– Canada’s universal health care system is good for business. In Canada, health care is paid for mainly by employees through their income taxes. In the U.S., most companies pay for health benefits for their full-time employees. In 2002, automotive companies confirmed that Canada’s health care system saved labour costs.
About 70 per cent of all health-related spending is financed by the Canadian government, while the U.S. government covers about 46 per cent. Yet the U.S. government spends more on health care than the Canadian government does — 14.6 per cent of GDP in the U.S. compared with 10 per cent in Canada. And that translates into higher health care spending per capita — $6,714 US in the U.S. vs. $3,678 US in Canada.
A number of studies have concluded health outcomes are better in Canada, particularly on life expectancy and infant mortality measures, but these findings are controversial.
Canada can offer the stability of a universal health care system that has been in place for many years while the U.S. faces the uncertainty of new health care legislation passed this spring that will not be fully implemented until 2014 and carries a price tag estimated at $940 billion US.
– Canada’s banking system is sound. The credit crisis and recession that ravaged U.S. financial institutions caused barely a ripple at Canada’s banks. A cautious business culture and tough regulation steered them away from the toxic derivatives and lax lending practices that brought down major Wall St. investment firms and countless small banks across the U.S. Moody’s scores Canadian banks at the top of its ranking of the world’s banks and Global Finance magazine lists them among the safest banks of the 500 it reviews. The World Economic Forum’s Global Competitiveness Report ranked Canada’s banking system No. 1 in the world, ahead of Switzerland’s and Hong Kong’s.
The number of bank failures in Canadian history can be counted on one hand, while many thousands have collapsed in the U.S. Bank regulation in the U.S. is highly fragmented with as many as half a dozen federal and 50 state regulatory authorities involved, depending on a bank’s charter. In Canada, the regulatory responsibility rests with the Office of the Superintendent of Financial Institutions.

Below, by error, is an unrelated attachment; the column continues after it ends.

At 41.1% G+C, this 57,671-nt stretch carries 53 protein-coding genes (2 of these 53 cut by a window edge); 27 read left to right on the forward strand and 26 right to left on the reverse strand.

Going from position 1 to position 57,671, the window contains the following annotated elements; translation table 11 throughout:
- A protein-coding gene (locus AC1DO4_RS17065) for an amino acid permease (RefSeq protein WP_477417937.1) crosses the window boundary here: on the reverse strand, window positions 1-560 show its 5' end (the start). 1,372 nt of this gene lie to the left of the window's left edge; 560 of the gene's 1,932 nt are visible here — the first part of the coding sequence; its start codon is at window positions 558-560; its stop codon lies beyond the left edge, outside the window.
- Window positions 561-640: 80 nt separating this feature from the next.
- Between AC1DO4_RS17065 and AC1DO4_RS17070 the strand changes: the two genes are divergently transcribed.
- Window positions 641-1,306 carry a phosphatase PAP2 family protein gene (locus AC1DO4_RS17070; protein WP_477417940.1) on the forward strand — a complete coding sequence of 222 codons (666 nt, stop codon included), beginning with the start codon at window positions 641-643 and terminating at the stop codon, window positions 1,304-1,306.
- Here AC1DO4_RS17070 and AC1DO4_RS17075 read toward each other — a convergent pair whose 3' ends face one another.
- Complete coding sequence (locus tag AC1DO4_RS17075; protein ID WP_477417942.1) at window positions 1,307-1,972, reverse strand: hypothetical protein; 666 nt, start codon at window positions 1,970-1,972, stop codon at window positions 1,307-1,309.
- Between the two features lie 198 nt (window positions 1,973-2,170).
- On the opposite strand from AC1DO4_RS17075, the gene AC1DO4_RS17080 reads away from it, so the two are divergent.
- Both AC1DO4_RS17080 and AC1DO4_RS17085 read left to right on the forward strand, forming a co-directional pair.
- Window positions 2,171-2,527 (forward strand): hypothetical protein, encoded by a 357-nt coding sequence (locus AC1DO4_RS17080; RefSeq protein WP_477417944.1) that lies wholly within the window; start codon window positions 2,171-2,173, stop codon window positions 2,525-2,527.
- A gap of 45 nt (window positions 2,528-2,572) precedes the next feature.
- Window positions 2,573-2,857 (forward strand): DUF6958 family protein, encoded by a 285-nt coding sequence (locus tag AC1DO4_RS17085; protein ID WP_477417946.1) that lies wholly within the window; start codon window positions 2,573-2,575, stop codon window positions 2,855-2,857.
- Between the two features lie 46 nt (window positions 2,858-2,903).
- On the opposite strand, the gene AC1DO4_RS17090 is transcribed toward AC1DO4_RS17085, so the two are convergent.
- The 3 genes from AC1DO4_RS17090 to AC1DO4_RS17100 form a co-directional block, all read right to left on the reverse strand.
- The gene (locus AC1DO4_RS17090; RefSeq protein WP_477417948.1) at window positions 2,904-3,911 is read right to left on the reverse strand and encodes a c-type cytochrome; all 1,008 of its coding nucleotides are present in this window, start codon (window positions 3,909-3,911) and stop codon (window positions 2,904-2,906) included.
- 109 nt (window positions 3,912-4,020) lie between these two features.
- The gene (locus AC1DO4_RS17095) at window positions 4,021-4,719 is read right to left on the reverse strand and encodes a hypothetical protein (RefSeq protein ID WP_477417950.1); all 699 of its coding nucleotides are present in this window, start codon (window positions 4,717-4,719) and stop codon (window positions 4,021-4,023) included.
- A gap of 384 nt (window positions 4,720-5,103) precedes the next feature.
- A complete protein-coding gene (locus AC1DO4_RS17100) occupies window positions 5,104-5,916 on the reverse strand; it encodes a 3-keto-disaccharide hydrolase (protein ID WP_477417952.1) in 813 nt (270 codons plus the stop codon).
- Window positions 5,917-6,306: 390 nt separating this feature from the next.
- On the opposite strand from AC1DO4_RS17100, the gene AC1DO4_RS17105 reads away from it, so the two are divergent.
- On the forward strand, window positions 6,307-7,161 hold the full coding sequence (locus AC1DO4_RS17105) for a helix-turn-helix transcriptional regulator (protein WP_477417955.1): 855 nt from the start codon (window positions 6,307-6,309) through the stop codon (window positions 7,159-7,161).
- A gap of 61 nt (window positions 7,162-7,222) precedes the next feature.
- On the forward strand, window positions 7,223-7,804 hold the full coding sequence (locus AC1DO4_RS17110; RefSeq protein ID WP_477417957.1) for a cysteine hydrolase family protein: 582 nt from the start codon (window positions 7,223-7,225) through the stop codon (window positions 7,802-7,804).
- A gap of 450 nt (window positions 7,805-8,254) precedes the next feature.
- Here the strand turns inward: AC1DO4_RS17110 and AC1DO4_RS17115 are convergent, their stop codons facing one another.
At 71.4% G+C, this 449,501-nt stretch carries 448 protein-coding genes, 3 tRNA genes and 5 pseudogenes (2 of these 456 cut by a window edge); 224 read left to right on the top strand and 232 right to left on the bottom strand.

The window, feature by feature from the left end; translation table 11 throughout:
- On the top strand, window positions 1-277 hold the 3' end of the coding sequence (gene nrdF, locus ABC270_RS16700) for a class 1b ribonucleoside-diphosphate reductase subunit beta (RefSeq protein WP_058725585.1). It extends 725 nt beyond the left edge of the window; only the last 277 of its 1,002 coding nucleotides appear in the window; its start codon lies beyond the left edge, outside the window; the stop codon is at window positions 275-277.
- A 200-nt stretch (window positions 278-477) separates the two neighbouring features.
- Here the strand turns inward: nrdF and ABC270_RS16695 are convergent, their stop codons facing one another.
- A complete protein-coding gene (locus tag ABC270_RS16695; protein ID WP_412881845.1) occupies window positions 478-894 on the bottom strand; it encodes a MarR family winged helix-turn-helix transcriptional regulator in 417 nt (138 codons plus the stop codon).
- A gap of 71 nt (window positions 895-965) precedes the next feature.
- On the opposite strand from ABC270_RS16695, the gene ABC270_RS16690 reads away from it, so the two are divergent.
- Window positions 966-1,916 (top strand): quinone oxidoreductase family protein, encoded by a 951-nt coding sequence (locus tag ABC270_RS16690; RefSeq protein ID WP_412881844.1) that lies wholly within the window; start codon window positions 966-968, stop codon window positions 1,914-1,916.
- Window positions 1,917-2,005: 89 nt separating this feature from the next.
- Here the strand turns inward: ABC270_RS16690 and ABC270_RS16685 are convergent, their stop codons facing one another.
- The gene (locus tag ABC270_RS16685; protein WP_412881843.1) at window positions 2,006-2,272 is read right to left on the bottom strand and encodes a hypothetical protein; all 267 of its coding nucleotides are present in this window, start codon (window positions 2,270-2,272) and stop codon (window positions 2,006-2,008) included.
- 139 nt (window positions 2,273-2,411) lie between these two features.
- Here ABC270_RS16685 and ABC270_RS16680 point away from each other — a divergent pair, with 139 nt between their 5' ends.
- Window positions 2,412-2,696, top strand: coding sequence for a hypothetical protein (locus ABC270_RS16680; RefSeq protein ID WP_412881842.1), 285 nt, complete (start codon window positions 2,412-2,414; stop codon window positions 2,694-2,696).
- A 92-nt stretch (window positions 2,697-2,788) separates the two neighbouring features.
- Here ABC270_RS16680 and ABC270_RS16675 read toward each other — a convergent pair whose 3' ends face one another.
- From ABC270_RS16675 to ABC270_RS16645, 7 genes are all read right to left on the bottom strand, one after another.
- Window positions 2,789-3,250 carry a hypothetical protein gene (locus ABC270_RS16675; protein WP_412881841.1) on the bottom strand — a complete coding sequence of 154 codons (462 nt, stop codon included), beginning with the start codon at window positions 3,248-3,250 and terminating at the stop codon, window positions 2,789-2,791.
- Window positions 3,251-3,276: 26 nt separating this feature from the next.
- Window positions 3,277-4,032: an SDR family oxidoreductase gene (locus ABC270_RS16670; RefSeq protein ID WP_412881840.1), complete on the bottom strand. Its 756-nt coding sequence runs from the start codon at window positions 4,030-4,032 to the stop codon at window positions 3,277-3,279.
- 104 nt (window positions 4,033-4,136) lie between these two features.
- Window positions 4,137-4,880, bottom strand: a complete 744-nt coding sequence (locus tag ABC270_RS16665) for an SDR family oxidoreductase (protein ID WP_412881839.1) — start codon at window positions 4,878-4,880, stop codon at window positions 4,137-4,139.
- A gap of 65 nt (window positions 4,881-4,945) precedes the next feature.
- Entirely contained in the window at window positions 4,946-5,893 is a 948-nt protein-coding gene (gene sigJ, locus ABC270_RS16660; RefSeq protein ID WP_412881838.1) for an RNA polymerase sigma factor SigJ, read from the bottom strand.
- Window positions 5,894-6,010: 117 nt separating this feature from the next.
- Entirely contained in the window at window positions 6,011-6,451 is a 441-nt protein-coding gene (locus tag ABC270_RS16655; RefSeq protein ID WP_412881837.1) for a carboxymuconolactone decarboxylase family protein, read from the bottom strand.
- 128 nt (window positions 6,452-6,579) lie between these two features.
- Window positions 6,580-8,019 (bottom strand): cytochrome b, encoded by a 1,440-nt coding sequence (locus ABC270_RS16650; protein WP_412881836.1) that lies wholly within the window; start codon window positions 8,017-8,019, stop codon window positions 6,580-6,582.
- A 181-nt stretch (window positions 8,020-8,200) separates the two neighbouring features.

– Regulation is similarly stable and streamlined in other sectors of the Canadian economy, resulting in less uncertainty, better planning and a lower cost of capital.
– Canada is a safe country. The homicide rate in the U.S. is three times higher than Canada’s, the rate of aggravated assault is double and the incidence of robberies is 65 per cent higher. Seventy per cent of murders in the U.S. are committed with firearms, compared with 30 per cent in Canada.
Canada has first-class infrastructure. Road, rail and air, power grids, pipelines, fibre optic and wireless networks are all the equal of any in the world. Put it all together and, in the final analysis, the unit cost of doing business is lower in Canada than the U.S.
Some studies attribute Canada’s low — and falling — crime rate to social cohesion; a multifactor measure that gauges trust in people, confidence in institutions, respect for diversity, and a sense of belonging, along with more common indicators of poverty, income distribution, employment, health, mobility, literacy, education and housing.
– Canada has an educated workforce. In fact, it boasts the highest proportion of postsecondary graduates (46 per cent) in the 25-to-64 age group among member countries of the Organization for Economic Co-operation and Development and the G-7.
– Arguably, Canada is more welcoming to immigrants than the U.S. and newcomers to Canada have higher levels of education attainment than native Canadians. By comparison, the quality of the U.S. workforce may suffer, given the desperate budget problems many states face. If these fiscal challenges result in cutbacks and layoffs, school performance may suffer.